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Bowls In Focus : January 2011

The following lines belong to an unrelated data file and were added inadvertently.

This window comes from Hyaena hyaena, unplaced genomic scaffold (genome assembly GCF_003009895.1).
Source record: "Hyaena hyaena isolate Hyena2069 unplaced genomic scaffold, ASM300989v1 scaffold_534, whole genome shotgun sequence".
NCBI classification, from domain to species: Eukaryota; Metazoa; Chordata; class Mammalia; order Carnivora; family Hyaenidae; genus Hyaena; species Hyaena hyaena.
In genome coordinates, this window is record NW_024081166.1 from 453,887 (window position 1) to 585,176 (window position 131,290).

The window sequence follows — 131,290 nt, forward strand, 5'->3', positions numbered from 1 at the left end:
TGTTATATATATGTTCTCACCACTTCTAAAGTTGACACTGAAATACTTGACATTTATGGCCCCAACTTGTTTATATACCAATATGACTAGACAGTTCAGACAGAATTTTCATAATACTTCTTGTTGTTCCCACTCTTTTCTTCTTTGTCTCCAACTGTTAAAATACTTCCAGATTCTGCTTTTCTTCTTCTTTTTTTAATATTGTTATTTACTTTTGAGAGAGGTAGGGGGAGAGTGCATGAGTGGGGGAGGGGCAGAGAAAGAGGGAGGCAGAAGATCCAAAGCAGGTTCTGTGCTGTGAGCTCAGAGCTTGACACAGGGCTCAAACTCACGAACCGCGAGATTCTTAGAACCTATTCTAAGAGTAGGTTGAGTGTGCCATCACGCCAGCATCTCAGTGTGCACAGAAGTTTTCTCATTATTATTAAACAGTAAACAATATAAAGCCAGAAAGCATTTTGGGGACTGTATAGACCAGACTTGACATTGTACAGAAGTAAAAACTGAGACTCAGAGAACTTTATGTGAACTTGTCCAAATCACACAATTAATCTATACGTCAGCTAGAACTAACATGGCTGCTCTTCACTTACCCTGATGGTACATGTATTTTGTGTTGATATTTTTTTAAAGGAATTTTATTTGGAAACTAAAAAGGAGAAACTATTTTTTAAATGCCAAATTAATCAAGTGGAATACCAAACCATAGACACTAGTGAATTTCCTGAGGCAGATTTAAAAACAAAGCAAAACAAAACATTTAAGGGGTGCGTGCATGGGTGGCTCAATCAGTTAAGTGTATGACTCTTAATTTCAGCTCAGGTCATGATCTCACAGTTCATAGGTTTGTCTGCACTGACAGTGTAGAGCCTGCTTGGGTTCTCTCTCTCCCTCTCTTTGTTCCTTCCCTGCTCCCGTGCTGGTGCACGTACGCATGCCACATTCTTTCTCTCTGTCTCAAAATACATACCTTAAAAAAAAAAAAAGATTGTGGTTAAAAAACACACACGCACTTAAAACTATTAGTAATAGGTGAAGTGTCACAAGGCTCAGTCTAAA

Bowls In Focus 21 Understanding The Laws Playing One Player Short Although we frequently hear that the tutorial course for accrediting or re-accrediting umpires is too time consuming, and in the case of re-accreditations amounts to teaching to the converted, we still find that there are a great number of umpires who have no understanding of certain Laws that were introduced in Septem- ber 2006 with the Crystal Mark Edition of The Laws of the Sport of Bowls. Perhaps the greatest example of a misunder- stood law is in a pennant game when a team has been reduced to only three players. In this situation the umpire is required to understand and administer several Laws and Domestic Regulations, they are Law 51, Law 46.2 .2 and Domestic Regulation 4.1 . Law 51.2: If a player has to leave the green during the course of a team or side game due to illness or some other reasonable cause, and they cannot return within 10 minutes, the umpire or the Controlling Body can approve the introduction of a substitute. Law 51.6.2: If no eligible substitute is avail- able in a side game, Law 46.2 .2 will apply from the end in which the substitution became necessary. Law 46.2.2: If, 30 minutes after the scheduled start time for a game, or sooner if the Control- ling Body decides, one player is absent from one or more teams in a side, the game should continue but: Law 46.2.2 .1: the number of bowls played by each defaulting team should be made up by the lead and second, both playing three bowls; and Law 46.2.2 .2: one fourth of the total shots scored (including decimal places) by each defaulting team should be deducted from their score after the game has finished. Domestic Regulation 4.1 .5: If an original team member is unable to play at any time, including the first end of the first game, for a reason ac- cepted by the Controlling Body, then a substitute shall be permitted under the provisions of Law 51 and their name shall be recorded as a substitute for the team member. (Note: Domestic Regulation No. will change after 1 January 2011 Firstly, in a pennant game where a player is absent at the scheduled starting time, the game may commence if there is a substitute available (Domestic Regulation 4.1.5), if no substitute is available play may be delayed for up to 30 minutes (Law 46.2 .2) to allow the absent player time to arrive, if this does not occur Law 46.2 .2 points 1 and 2 will take effect. This means that the lead and the second will each play three bowls and the skip will have the usual two bowls, and a deduction of 25% of the team’s total score is then made at the comple- tion of the game. In a pennant game when a player has to leave the green due to illness or some other reasonable cause, and they cannot return within 10 minutes, the umpire can approve the use of a substitute, however, if a substitute is not available then again Law 51.6 .2 and Law 46.2 .2 will apply. In either situation once a team is reduced to three players a line shall be drawn across the scorecard and a 25% deduction is made at the completion of the game. Domestic Regulation In any pennant game, after a team has been reduced to three players there is NO PROVISION in the Laws that allows the re-introduction of a fourth player. It is imperative that at all times when called upon for a decision relating to the Laws, the umpire should point out to the team managers the relevant Laws on which he bases his ruling.